GSM players want TRAI to revisit spectrum | india | Hindustan Times
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GSM players want TRAI to revisit spectrum

The latest step involved a new panel of the DoT to decide on spectrum allocation after a government-industry panel reached a stalemate, with GSM players walking out, reports Archana Khatri.

india Updated: Dec 23, 2007 21:09 IST
Archana Khatri

The ball in the spectrum war between GSM incumbents on the one hand and new applicants and diversifiying CDMA players on the other may yet land up in the court of the telecom regulator again – though it is not clear whether that would lead to a change in criteria for spectrum allocation.

The latest step involved a new panel of the Department of Telecommunications (DoT) to decide on spectrum allocation after a government-industry panel reached a stalemate, with GSM players walking out.

But the panel has been asked to consider a two-stage formula under which startup spectrum could be allocated at a fixed price followed by auctions for further allocation. This has thrown up a new option in a game where auctions have been avoided so far.

The Cellular Operators Association of India (COAI) has tried to involve the regulator again, even as it approached the Delhi High Court at the weekend, challenging industry tribunal TDSAT, which has refused to stop spectrum allocation to new players and CDMA incumbents.

The court is due to start hearing on Monday. A source in Bharti Airtel said that its joint managing director, Akhil Gupta, met DoT Secretary DS Mathur last Friday in an attempt to put forth a suggestion from the COAI to involve the regulator.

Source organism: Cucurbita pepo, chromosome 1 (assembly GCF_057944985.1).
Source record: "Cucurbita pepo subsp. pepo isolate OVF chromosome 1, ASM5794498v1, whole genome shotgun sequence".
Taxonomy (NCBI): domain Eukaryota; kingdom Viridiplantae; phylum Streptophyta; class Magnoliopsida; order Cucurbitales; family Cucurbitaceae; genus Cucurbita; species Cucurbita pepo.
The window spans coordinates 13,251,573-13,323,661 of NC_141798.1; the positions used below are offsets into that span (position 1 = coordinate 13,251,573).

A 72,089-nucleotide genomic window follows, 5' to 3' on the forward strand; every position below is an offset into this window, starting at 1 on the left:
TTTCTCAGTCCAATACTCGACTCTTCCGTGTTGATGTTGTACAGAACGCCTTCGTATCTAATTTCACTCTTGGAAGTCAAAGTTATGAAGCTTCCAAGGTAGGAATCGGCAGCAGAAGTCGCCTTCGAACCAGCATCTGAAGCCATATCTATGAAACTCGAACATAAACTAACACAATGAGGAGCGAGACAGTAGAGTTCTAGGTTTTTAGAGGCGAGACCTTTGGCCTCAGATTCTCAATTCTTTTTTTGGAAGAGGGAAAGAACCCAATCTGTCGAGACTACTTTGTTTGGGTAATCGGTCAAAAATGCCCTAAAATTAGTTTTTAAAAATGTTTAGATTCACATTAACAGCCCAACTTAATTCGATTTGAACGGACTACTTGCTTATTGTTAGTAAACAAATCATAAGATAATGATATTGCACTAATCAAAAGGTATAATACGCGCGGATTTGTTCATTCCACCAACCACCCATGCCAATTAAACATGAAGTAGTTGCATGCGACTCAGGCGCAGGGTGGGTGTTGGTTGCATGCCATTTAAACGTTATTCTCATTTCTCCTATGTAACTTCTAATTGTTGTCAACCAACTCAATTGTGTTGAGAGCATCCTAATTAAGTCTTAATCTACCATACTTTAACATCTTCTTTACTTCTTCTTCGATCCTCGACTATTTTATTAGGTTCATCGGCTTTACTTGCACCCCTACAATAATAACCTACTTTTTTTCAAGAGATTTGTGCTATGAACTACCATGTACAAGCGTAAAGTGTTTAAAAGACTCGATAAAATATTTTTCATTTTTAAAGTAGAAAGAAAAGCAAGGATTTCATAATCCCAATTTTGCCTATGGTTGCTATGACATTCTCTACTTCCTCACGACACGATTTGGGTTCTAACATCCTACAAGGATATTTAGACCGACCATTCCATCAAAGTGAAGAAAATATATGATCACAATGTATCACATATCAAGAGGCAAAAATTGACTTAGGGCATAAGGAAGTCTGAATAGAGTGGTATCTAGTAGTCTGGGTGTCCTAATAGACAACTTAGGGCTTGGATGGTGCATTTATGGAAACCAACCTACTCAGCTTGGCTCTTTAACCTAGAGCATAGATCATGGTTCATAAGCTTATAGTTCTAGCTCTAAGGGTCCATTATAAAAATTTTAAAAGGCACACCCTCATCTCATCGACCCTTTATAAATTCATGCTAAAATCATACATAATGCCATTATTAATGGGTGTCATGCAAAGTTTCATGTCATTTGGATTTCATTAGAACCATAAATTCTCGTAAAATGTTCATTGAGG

“He said the entire spectrum allocation should be referred back to TRAI (Telecom Regulatory Authority of India) and allocation to new applicants and others must be suspended until the issue is resolved,” the source said.

Mathur offered no comment, and neither confirmed nor denied the proposal.

The managing director of Tata Teleservices, which along with CDMA leader Reliance is trying to diversify into GSM operations, said incumbent GSM leaders appeared to be stalling competition. “ All this is only a delaying tactic,” Anil Sardana told Hindustan Times.

After the TRAI opened up entry into the sector in August, the DoT accepted its recommendations and 46 applicants have queued up to get pan-India telephony licences and spectrum to match. The DoT’s Telecom Engineering Centre tightened subscriber-linked spectrum allocation criteria for incumbents suggested by the TRAI and later, the industry-government panel arrived at a stalemate in trying to fix a formula.